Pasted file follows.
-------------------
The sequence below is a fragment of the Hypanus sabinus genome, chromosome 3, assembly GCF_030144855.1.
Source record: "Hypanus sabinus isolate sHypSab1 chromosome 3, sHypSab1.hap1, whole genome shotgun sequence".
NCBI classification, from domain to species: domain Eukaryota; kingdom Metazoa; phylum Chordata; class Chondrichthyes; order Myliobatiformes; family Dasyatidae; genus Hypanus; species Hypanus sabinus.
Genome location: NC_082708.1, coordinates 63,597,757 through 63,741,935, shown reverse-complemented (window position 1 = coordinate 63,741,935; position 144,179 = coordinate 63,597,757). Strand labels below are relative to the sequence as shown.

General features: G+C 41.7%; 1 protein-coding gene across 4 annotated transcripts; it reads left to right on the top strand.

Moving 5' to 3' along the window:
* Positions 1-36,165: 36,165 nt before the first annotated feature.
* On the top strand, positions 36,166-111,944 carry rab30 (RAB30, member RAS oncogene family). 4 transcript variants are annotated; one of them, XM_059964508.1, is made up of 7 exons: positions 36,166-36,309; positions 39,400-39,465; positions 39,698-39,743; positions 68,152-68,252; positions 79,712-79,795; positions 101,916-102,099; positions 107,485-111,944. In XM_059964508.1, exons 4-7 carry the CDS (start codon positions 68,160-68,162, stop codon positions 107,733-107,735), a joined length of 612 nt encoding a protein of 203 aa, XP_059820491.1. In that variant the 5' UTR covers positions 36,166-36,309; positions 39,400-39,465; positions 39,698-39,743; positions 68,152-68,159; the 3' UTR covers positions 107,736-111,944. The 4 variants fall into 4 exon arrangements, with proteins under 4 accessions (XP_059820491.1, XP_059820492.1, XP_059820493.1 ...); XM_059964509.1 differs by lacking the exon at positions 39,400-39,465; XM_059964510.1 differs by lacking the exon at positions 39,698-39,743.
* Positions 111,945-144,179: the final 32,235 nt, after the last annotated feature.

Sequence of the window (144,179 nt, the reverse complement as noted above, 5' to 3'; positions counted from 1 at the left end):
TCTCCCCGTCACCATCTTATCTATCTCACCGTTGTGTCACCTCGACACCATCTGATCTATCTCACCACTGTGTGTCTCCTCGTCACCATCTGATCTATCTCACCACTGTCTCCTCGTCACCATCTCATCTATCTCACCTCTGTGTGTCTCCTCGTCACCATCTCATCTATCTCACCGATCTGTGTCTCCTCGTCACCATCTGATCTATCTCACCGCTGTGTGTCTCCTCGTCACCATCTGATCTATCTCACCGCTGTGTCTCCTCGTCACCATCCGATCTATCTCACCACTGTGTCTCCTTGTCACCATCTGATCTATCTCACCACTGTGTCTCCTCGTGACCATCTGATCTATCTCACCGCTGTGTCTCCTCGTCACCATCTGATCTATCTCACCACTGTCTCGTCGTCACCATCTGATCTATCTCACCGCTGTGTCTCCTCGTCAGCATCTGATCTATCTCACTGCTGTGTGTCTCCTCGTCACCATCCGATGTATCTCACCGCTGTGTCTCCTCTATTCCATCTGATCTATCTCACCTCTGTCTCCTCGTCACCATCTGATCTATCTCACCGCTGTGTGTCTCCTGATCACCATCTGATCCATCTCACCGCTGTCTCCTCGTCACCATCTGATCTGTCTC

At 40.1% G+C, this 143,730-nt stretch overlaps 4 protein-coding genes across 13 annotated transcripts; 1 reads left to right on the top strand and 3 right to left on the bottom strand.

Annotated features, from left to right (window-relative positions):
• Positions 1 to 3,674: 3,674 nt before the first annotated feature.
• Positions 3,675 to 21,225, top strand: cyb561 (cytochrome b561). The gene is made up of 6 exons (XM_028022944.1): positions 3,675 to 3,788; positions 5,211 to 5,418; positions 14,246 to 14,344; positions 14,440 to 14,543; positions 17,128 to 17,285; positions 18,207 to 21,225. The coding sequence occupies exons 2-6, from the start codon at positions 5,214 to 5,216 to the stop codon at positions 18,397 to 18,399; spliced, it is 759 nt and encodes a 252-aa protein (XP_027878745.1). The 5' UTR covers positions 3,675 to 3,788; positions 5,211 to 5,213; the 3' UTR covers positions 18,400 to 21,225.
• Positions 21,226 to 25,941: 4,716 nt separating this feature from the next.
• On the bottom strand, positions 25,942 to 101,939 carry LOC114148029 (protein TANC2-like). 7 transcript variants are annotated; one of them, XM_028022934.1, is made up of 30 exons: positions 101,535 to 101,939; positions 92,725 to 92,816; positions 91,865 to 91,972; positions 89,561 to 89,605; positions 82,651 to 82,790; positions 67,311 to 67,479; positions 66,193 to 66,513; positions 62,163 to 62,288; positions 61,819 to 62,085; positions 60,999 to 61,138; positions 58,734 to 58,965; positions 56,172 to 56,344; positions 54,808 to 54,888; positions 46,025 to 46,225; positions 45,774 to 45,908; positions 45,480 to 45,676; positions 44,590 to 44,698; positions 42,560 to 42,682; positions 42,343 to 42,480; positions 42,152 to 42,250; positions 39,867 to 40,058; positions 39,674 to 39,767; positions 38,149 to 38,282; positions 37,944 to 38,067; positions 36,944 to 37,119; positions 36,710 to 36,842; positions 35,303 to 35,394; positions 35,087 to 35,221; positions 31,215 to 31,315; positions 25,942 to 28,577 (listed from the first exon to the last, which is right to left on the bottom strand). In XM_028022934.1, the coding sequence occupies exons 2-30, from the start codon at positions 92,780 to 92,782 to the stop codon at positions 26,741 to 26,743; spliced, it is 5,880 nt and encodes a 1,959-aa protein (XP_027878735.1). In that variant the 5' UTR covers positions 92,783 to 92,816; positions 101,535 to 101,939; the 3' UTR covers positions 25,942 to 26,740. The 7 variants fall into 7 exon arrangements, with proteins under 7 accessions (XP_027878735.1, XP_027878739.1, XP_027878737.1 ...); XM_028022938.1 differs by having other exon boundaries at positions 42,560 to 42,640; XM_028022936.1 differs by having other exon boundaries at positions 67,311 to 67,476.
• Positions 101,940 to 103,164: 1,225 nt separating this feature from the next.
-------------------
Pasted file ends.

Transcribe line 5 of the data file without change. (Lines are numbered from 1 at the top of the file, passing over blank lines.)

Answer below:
General features: G+C 41.7%; 1 protein-coding gene across 4 annotated transcripts; it reads left to right on the top strand.